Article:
If you haven’t ever talked to a docent at your local zoo, you’re missing out on some of the best people around. Docents are volunteers. They have some extra time and want to spend it educating people about the animals. They don’t do it for pay or recognition or even to pad their resume, but just for the joy of helping. They are generous and trusting people. Thankfully, they are also very forgiving because all great qualities aside, they are also fun to mess with. Often, I’ve found if you follow up a ridiculous answer with a ridiculous explanation, many people don’t question it at all. Here are some of the answers I gave to the question, “What kind of eggs are they?” All of the answers I gave were wrong. Some of them were so wrong I just wanted to see what I could get away with. SO MUCH FUN!
Cotton Mouth (which actually give live birth and don’t live in New Jersey)
Hump Backed Skink (They knew what skinks were, just not that invented species.)
North American Banded Water Cobra (Totally made up, but if you add “North American to the front of a name, then for some reason people believe you.)
Sarlacc (Just Google that one.)
Left-handed North American Banded Water Cobra (I deserve Tony award for that one. I explained that they only go to the left due to having a bent tongue instead of forked. This somehow made sense to one particularly sweet docent.)
North American Tuatara Nymph (No idea what that is, just sounded good.)
Hoop Snake (This is a legendary creature that was said to bite its own tail and roll down a hill in the form of a hoop. I once offered a guy $10,000 to bring me the hoop snake he swore he had in his yard. Amazingly, I never saw him again).
Scorpion Turtle (They deposit their eggs with a scorpion like tail into the ground.)
Compsognathus (Long extinct small dinosaur.)
North American Left-handed Scorpion Turtle (I was caught. But the nice lady let me explain that they only lay eggs on the left side due to a bent egg stinger instead of a forked one. See what I mean about the docents being wonderful people? She just let me keep going then winked knowingly at me after I was done.)
Finally the eggs began to hatch! Still wondering what the mystery reptile is? Diadophis punctatus (the ringneck snake)! I must say they were one of the more adorable snakes I’ve ever witnessed pipping from the egg. Ringnecks can lay up to twelve eggs and have been known to have communal clutches. I’d never heard of that until I did a little research.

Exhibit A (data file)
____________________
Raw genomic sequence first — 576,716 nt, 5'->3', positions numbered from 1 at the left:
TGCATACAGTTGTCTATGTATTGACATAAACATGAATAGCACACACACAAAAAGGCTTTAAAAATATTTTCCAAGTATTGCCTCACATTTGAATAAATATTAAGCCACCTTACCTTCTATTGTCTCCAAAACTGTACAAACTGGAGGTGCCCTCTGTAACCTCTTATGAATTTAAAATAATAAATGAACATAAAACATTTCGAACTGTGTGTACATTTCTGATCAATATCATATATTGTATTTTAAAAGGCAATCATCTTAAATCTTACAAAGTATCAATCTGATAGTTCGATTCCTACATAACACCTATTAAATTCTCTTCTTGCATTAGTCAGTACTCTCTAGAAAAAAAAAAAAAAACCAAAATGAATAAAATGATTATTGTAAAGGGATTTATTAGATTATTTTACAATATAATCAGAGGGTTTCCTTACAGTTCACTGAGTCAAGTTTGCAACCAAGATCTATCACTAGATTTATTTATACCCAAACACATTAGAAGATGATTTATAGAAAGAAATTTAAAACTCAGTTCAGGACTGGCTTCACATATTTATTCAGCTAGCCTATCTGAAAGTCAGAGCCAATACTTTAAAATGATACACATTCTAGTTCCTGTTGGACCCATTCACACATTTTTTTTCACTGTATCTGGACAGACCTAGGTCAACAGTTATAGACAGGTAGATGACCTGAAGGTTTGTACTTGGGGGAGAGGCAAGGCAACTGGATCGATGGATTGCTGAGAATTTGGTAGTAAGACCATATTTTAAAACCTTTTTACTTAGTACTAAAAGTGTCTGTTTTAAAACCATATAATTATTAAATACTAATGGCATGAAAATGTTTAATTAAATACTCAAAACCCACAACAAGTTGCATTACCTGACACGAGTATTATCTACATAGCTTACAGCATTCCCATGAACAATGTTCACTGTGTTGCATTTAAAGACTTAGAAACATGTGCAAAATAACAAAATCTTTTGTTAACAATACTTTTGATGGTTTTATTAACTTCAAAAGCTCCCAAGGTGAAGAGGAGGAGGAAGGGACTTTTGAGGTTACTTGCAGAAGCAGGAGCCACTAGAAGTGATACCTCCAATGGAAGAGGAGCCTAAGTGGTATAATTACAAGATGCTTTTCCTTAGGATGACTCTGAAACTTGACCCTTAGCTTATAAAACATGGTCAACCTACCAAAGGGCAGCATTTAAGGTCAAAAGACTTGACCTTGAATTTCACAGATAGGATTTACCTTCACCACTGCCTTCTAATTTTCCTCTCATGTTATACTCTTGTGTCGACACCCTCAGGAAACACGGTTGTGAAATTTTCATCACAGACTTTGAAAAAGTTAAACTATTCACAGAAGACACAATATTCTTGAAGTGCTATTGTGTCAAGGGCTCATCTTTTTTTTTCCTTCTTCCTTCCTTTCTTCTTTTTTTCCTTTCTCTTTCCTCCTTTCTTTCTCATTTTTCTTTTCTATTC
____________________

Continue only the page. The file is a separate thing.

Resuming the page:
Ringneck snakes don't get very large.
The snakes are grey in color with a bright orange belly and a loud yellow-orange ring around their neck. They mostly eat worms and sometimes small salamanders, slugs and occasionally other small snakes and lizards. Adults reach a size of 10 to 15 inches. They are a common, yet spectacular snake found throughout much of North America. If you do much field herping, you’ve probably come across several of these little guys under logs, rocks or in damp leaf litter.
Every one of the nine eggs hatched. The best part is that none of the people I messed with minded once they saw how spectacular the actual animals that came out of the eggs were. They were also excited for the happy ending. After showing the little cutie critters off for a day, I released them back into the wilds of New Jersey, hopefully they will live long, happy lives, crawling to the left.
Michael P. Wines is an author, woodworker, and herpetologist focusing on Eastern Indigo Snakes (Drymarchon couperi). He is about to start a career as a keeper at the Turtle Back Zoo in West Orange, New Jersey. If you enjoy his writing, his first kid’s novel, Stupid Alabama, was published by Ardent Writer Press and he desperately wants you to buy it. It can be found on Amazon.com.